Just like his not so flamboyant persona, he has kept the team more efficient than flamboyant. Just two goals scored in the group stage with none conceded says it all. In all, they have conceded one goal in all, from set play. In spite of having some of England’s most stylish footballers of modern era in his ranks, he has kept the style largely ‘English’. Defensively strong and relying on pace and directness at the other end.

A double-pivot of Declan Rice and Kalvin Phillips at the base of the midfield is more of a defensive and cautious choice. He could have played only one of the aforementioned duo and deploy more of his exciting midfielders but he has resisted the urge. After what seemed like a struggle at the group stage, there were calls for changes but he has stayed true to his style and it is paying dividends.

Trusting his players

Based on form, coming into the tournament, the likes of Jordan Pickford and Raheem Sterling should not have been starters but they have proved doubters wrong. They were two of England’s best players at the last World Cup and Southgate trusted them to continue in that light and they have not let him down.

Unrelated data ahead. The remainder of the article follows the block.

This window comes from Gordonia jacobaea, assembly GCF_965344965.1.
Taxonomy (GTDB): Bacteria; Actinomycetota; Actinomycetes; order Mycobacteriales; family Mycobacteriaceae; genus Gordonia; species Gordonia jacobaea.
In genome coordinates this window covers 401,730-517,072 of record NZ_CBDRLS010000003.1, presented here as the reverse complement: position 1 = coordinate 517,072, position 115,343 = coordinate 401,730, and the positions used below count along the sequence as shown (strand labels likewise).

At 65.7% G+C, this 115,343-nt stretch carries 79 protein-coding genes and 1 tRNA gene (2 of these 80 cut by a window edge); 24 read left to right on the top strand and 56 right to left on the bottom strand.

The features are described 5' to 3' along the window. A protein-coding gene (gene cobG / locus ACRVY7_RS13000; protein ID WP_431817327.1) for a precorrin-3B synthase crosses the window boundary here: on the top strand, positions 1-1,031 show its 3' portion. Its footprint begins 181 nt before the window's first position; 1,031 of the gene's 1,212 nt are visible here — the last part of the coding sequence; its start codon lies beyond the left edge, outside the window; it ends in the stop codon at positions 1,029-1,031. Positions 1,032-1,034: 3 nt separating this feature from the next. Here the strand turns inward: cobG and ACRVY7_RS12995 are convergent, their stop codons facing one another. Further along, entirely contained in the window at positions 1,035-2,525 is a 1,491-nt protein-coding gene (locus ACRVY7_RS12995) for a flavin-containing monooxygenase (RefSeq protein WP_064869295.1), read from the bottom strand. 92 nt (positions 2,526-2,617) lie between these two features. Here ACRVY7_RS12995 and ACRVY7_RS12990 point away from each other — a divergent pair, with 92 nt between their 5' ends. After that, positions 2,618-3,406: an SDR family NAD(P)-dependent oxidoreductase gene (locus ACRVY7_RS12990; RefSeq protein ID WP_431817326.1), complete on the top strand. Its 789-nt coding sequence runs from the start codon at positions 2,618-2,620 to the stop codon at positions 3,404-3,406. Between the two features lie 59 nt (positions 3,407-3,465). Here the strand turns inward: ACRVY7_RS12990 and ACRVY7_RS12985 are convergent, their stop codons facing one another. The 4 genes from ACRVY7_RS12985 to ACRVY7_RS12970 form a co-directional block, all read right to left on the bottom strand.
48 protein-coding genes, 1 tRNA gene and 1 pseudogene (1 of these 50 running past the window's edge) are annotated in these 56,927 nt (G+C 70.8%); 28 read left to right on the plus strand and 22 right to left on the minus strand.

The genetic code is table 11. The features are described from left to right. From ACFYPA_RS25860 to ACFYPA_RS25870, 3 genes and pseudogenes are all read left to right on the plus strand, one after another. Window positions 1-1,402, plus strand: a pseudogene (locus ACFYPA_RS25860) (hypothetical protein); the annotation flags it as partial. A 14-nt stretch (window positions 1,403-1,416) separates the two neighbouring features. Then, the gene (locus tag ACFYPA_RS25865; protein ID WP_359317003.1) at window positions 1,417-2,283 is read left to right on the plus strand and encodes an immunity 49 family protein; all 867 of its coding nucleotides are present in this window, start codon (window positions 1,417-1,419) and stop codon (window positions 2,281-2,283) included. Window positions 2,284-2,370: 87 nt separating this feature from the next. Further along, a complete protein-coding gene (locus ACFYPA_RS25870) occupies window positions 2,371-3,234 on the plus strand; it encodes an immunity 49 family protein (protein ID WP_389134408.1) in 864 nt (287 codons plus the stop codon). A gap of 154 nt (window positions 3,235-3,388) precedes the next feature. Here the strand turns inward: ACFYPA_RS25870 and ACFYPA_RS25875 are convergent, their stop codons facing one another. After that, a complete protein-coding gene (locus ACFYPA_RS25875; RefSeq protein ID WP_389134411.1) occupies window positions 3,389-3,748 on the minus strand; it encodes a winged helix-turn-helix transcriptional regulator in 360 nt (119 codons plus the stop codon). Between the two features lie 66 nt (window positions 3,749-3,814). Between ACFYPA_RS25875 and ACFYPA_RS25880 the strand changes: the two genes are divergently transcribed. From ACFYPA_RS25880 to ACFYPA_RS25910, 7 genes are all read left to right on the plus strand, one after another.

Southgate has found consistency.

Captain Harry Kane struggled at the beginning of the tournament and he seemed out of place in the team. Southgate stuck with a player who won the Golden Boots at the last World Cup and last Premier League season and he has repaid the trust, he has four goals now, one shy of the leading topscorer.

As said earlier, even if football refuses to go home, there is enough for English fans to be excited about. Southgate has done a fantastic job with this team and luckily does not court controversies. With the World Cup less than two years away, the English can dream once again.

Written by Babatomiwa Ojo

Is There Really A Process To Trust At Arsenal?